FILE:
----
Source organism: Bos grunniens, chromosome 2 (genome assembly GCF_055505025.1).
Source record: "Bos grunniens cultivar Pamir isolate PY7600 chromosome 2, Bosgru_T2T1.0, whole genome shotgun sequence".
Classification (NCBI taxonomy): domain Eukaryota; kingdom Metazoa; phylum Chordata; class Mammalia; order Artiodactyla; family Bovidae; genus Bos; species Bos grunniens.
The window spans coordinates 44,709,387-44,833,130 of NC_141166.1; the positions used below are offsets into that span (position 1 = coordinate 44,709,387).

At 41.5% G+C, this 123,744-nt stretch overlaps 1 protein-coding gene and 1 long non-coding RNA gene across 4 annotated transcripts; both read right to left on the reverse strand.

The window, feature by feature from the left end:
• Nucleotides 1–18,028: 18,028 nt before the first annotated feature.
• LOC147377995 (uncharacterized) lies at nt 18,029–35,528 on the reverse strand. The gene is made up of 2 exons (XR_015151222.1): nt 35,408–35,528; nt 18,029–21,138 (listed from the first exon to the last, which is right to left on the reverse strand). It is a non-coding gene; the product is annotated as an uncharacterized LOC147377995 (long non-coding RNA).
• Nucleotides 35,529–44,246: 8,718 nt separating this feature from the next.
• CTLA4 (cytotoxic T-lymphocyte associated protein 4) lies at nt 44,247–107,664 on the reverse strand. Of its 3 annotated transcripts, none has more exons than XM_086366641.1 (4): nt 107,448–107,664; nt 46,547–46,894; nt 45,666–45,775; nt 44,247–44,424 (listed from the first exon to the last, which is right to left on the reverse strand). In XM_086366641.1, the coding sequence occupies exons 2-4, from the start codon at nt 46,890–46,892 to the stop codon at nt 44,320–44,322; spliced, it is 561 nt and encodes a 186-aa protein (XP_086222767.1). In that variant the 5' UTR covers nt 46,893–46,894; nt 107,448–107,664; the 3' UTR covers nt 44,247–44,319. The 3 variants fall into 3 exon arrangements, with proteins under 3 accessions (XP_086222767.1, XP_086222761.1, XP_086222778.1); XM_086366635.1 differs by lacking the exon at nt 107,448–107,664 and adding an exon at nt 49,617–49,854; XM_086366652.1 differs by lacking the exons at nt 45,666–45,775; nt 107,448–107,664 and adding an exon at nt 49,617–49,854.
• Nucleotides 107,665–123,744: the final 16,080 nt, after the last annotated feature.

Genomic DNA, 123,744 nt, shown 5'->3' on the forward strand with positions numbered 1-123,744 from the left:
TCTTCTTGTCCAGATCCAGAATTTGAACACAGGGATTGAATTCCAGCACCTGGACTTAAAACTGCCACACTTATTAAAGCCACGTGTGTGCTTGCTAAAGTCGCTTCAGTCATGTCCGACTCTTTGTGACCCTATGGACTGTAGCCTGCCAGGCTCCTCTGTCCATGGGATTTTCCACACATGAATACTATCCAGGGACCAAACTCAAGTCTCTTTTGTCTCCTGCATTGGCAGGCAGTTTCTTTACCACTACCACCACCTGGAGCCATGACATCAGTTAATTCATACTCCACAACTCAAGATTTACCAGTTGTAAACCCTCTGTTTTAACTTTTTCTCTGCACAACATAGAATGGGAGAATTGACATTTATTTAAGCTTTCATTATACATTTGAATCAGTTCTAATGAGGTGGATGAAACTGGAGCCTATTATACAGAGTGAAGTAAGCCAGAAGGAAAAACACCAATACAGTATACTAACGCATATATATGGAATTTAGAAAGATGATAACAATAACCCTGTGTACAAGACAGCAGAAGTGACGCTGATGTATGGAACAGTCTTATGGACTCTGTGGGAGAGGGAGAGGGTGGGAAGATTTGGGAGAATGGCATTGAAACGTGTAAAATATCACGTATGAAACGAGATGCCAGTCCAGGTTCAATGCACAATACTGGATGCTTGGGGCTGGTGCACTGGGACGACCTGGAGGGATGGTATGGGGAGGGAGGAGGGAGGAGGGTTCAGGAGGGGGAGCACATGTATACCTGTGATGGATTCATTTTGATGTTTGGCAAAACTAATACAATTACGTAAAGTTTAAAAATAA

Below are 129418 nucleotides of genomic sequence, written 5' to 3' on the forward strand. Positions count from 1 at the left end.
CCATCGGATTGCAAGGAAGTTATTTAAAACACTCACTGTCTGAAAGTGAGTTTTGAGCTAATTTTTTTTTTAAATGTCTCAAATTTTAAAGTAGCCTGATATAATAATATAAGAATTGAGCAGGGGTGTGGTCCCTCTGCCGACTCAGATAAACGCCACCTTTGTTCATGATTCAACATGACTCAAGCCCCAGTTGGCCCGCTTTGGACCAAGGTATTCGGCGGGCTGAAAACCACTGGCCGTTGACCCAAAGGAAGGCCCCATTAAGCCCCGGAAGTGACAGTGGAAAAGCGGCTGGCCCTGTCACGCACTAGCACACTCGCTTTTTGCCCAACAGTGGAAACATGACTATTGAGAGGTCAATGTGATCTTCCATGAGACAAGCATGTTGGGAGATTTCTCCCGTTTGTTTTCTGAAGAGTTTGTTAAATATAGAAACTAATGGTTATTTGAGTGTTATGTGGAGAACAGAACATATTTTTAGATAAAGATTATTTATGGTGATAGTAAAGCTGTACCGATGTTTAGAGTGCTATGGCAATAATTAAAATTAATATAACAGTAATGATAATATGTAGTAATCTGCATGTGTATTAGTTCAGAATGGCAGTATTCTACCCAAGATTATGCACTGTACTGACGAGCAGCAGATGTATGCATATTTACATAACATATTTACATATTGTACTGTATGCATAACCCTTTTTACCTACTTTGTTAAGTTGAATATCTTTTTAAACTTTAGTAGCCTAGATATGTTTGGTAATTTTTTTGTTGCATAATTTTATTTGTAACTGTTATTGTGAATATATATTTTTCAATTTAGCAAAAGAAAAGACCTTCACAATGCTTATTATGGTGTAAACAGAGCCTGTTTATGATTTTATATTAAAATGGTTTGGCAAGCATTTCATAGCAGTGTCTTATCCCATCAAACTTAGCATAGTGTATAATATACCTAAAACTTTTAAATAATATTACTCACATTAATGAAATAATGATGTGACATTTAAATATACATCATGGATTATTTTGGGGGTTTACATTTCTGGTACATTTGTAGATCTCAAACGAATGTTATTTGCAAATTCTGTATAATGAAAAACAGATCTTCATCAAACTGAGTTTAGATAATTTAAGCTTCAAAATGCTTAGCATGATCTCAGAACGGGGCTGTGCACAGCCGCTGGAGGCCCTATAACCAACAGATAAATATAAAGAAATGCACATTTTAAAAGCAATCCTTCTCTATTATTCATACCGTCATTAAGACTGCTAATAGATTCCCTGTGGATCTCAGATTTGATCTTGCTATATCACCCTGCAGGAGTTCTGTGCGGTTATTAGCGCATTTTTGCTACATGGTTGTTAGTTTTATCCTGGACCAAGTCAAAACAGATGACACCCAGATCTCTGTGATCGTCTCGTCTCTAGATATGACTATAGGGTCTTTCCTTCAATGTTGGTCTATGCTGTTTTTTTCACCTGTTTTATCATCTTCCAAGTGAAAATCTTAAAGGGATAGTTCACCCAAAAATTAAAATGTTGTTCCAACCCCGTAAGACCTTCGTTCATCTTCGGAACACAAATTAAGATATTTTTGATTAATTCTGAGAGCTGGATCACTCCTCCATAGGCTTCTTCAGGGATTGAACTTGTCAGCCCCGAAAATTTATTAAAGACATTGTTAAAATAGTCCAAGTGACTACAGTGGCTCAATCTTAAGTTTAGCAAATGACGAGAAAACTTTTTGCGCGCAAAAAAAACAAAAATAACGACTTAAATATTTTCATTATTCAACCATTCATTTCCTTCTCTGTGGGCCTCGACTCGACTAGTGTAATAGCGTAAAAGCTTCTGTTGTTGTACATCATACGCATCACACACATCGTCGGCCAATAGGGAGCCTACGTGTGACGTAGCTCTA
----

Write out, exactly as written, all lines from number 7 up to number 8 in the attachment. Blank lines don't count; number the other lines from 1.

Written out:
• Nucleotides 1–18,028: 18,028 nt before the first annotated feature.
• LOC147377995 (uncharacterized) lies at nt 18,029–35,528 on the reverse strand. The gene is made up of 2 exons (XR_015151222.1): nt 35,408–35,528; nt 18,029–21,138 (listed from the first exon to the last, which is right to left on the reverse strand). It is a non-coding gene; the product is annotated as an uncharacterized LOC147377995 (long non-coding RNA).